One year has passed since I launched the autonomous boat OpenTransat that has attempted to cross the Atlantic Ocean and I wrote an article about it. The boat is lost in the ocean after being hit by crazy storms, but I didn't give up. Currently, I am working on the next sailboat with improved hardware and software and a more robust construction. The above picture is the design which is not final yet – it will be further improved in several aspects.
However, I had no experience with this thing and I wasn't confident enough to believe it can work. Before going to spend a lot of time building a new 2-meter boat that will be designed for extreme ocean conditions, I've decided to build a 65-cm model to test and tweak the concept. Along the path, I've learned skills necessary to build strong composite parts.
The carbon fiber/Kevlar hull is filled with a closed-cell polyurethane foam and painted with a special antifouling paint. This kind of paint doesn't give as smooth finish as a gelcoat or normal paint, but it prevents subaquatic organisms from attaching to the hull.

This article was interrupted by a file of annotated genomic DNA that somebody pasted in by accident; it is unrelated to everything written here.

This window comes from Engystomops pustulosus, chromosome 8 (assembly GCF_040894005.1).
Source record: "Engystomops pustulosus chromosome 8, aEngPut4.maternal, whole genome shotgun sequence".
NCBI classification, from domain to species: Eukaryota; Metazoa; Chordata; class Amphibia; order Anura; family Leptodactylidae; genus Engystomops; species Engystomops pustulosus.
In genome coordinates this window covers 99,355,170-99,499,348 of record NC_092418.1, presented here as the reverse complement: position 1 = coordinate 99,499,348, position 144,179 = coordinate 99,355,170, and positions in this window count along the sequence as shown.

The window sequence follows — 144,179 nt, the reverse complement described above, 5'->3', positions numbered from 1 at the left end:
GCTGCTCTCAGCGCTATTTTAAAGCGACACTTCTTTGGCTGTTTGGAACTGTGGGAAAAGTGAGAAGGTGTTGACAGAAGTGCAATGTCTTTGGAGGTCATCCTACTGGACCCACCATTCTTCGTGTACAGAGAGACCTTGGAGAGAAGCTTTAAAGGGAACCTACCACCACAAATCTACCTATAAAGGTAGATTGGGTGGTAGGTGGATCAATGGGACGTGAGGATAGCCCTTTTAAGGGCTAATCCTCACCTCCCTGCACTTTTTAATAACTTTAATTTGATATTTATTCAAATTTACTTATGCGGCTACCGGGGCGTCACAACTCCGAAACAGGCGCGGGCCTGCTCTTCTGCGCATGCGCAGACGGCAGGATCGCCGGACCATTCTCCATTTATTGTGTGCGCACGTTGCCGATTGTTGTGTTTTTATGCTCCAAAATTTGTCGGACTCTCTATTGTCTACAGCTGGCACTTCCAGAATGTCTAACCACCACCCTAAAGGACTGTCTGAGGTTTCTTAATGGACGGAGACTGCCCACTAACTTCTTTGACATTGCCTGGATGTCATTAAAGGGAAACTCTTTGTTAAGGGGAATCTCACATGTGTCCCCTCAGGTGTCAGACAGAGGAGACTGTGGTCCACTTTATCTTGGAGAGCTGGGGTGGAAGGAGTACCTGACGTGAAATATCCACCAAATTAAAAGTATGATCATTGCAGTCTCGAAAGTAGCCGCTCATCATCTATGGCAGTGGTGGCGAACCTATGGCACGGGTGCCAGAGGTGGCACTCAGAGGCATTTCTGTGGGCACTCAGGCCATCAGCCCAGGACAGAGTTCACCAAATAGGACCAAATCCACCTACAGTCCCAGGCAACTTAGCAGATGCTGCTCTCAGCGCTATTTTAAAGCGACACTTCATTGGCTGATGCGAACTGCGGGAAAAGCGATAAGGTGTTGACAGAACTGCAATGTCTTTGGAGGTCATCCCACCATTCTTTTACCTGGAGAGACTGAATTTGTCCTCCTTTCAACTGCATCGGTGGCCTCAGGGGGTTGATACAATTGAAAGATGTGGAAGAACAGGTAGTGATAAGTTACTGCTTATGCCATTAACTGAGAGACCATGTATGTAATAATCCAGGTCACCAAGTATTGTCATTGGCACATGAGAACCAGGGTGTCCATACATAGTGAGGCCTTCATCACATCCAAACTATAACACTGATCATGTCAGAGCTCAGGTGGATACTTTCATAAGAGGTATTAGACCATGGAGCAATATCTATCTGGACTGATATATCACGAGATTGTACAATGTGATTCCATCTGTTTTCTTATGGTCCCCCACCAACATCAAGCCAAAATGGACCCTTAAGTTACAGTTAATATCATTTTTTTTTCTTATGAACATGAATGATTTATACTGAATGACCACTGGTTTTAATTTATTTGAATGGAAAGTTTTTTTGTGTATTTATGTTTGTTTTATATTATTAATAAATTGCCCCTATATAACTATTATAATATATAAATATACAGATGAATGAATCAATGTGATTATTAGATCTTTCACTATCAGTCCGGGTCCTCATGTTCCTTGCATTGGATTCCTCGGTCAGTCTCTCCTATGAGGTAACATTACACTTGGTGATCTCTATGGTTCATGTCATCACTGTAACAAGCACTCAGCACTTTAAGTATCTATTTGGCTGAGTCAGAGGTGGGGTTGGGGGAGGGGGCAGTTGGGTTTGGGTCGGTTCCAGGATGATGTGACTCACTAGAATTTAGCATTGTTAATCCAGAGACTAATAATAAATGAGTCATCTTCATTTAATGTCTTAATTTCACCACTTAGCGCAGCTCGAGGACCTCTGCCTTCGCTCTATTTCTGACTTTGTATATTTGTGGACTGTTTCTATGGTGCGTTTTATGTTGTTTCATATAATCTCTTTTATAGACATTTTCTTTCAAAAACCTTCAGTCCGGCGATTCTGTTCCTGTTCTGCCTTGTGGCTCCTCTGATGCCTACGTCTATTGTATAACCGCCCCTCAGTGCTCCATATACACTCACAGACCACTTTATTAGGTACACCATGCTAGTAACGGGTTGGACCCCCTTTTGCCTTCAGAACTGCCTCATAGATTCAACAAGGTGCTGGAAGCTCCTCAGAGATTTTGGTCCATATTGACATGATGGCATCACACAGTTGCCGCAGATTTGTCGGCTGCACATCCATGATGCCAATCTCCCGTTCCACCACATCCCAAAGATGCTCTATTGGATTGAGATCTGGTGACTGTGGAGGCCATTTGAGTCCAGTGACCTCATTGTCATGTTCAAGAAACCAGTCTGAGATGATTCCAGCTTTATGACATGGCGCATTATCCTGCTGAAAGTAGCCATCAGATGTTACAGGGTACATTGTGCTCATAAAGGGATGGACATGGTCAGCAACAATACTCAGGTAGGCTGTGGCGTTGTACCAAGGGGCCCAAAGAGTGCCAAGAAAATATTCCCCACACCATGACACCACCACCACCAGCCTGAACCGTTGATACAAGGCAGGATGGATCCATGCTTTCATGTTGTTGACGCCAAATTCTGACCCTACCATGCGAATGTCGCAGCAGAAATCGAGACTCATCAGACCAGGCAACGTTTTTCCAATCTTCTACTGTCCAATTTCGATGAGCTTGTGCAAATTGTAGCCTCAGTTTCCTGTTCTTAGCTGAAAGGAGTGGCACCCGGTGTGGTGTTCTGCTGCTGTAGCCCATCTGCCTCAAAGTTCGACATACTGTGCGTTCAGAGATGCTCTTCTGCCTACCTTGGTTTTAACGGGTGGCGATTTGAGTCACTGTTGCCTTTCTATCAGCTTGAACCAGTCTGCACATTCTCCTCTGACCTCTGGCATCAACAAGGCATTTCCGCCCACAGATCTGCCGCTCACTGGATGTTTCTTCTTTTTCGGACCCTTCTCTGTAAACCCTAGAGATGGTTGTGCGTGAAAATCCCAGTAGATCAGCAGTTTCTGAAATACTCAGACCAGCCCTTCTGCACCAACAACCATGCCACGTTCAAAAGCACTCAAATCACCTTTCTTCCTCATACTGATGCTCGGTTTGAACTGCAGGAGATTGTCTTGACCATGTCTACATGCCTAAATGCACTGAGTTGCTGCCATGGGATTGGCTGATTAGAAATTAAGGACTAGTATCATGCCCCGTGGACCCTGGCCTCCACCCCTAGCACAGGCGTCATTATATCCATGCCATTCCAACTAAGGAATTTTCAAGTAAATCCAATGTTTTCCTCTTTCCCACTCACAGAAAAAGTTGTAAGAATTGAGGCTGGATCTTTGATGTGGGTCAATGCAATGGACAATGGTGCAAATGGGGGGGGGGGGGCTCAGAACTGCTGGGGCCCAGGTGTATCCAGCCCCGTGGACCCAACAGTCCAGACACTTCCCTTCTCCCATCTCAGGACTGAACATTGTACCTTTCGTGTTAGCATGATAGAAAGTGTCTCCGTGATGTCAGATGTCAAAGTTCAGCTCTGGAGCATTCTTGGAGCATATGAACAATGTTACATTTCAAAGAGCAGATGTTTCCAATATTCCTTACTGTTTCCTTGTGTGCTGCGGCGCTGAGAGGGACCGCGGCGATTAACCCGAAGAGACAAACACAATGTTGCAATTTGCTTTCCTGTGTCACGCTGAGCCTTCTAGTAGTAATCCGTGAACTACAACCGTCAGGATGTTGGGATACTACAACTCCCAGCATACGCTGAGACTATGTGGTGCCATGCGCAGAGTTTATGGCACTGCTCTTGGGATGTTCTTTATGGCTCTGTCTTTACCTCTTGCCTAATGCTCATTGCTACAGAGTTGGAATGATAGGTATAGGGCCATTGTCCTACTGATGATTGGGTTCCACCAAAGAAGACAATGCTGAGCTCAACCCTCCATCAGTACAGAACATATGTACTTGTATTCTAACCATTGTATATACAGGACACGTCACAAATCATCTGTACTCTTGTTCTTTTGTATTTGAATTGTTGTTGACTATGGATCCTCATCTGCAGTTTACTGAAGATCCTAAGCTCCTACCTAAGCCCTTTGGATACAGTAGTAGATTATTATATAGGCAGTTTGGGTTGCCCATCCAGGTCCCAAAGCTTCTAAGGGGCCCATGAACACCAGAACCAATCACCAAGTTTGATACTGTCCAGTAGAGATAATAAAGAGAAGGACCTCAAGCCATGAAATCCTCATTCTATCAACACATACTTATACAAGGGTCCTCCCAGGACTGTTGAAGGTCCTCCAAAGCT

The boat uses the same custom hardware and navigation software as the final design. The hardware is optimized for low power consumption and it includes plenty of sensors to provide more insight of what's happening with the boat. The program can be uploaded over Wifi which makes life a lot easier – I can debug and overwrite the program from the shore or motorboat. The battery provides enough power for 8 hours of continuous operation.
And here's the finished boat:
I'm happy to see it works!
You can follow the progress on this facebook page where I share all the details, attempts, mistakes and solutions: